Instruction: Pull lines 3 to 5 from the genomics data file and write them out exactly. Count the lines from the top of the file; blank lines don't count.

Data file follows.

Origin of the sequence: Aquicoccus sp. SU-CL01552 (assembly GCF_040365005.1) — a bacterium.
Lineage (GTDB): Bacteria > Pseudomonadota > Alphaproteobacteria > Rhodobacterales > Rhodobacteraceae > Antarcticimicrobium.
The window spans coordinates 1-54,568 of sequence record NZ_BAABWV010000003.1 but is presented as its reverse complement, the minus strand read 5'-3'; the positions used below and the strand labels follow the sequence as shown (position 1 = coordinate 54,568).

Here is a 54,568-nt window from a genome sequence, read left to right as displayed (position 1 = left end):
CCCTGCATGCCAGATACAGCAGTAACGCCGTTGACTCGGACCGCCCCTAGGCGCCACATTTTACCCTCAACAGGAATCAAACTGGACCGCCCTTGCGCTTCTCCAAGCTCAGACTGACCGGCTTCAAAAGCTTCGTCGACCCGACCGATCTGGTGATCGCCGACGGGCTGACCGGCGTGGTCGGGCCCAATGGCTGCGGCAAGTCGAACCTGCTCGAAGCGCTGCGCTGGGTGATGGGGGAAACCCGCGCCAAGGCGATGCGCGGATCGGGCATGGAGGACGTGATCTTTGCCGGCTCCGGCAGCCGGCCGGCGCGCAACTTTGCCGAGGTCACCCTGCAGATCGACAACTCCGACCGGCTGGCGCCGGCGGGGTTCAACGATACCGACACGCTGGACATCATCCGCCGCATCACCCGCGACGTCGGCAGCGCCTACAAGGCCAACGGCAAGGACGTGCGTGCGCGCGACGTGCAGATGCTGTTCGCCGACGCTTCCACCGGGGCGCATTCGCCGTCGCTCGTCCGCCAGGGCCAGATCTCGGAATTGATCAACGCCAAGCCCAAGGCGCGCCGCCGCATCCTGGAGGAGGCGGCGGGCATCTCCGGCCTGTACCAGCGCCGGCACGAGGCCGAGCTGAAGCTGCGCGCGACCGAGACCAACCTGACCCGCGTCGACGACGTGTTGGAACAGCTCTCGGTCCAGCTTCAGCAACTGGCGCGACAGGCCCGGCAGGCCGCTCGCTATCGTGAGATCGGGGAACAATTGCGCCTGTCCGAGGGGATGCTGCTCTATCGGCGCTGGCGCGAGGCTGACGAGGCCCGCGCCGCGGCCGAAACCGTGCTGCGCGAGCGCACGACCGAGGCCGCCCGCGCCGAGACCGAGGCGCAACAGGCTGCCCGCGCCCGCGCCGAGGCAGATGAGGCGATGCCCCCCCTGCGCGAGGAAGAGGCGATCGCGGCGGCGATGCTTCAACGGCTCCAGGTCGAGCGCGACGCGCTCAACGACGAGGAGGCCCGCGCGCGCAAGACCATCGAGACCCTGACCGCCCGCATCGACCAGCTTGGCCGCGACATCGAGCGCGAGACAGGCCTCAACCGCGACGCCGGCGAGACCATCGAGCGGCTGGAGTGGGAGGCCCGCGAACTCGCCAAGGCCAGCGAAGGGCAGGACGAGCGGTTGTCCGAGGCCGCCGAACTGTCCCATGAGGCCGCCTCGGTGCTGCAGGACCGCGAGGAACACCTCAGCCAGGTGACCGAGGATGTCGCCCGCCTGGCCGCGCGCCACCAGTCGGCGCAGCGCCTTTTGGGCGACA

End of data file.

The window spans coordinates 1-54,568 of sequence record NZ_BAABWV010000003.1 but is presented as its reverse complement, the minus strand read 5'-3'; the positions used below and the strand labels follow the sequence as shown (position 1 = coordinate 54,568).

Here is a 54,568-nt window from a genome sequence, read left to right as displayed (position 1 = left end):
CCCTGCATGCCAGATACAGCAGTAACGCCGTTGACTCGGACCGCCCCTAGGCGCCACATTTTACCCTCAACAGGAATCAAACTGGACCGCCCTTGCGCTTCTCCAAGCTCAGACTGACCGGCTTCAAAAGCTTCGTCGACCCGACCGATCTGGTGATCGCCGACGGGCTGACCGGCGTGGTCGGGCCCAATGGCTGCGGCAAGTCGAACCTGCTCGAAGCGCTGCGCTGGGTGATGGGGGAAACCCGCGCCAAGGCGATGCGCGGATCGGGCATGGAGGACGTGATCTTTGCCGGCTCCGGCAGCCGGCCGGCGCGCAACTTTGCCGAGGTCACCCTGCAGATCGACAACTCCGACCGGCTGGCGCCGGCGGGGTTCAACGATACCGACACGCTGGACATCATCCGCCGCATCACCCGCGACGTCGGCAGCGCCTACAAGGCCAACGGCAAGGACGTGCGTGCGCGCGACGTGCAGATGCTGTTCGCCGACGCTTCCACCGGGGCGCATTCGCCGTCGCTCGTCCGCCAGGGCCAGATCTCGGAATTGATCAACGCCAAGCCCAAGGCGCGCCGCCGCATCCTGGAGGAGGCGGCGGGCATCTCCGGCCTGTACCAGCGCCGGCACGAGGCCGAGCTGAAGCTGCGCGCGACCGAGACCAACCTGACCCGCGTCGACGACGTGTTGGAACAGCTCTCGGTCCAGCTTCAGCAACTGGCGCGACAGGCCCGGCAGGCCGCTCGCTATCGTGAGATCGGGGAACAATTGCGCCTGTCCGAGGGGATGCTGCTCTATCGGCGCTGGCGCGAGGCTGACGAGGCCCGCGCCGCGGCCGAAACCGTGCTGCGCGAGCGCACGACCGAGGCCGCCCGCGCCGAGACCGAGGCGCAACAGGCTGCCCGCGCCCGCGCCGAGGCAGATGAGGCGATGCCCCCCCTGCGCGAGGAAGAGGCGATCGCGGCGGCGATGCTTCAACGGCTCCAGGTCGAGCGCGACGCGCTCAACGACGAGGAGGCCCGCGCGCGCAAGACCATCGAGACCCTGACCGCCCGCATCGACCAGCTTGGCCGCGACATCGAGCGCGAGACAGGCCTCAACCGCGACGCCGGCGAGACCATCGAGCGGCTGGAGTGGGAGGCCCGCGAACTCGCCAAGGCCAGCGAAGGGCAGGACGAGCGGTTGTCCGAGGCCGCCGAACTGTCCCATGAGGCCGCCTCGGTGCTGCAGGACCGCGAGGAACACCTCAGCCAGGTGACCGAGGATGTCGCCCGCCTGGCCGCGCGCCACCAGTCGGCGCAGCGCCTTTTGGGCGACA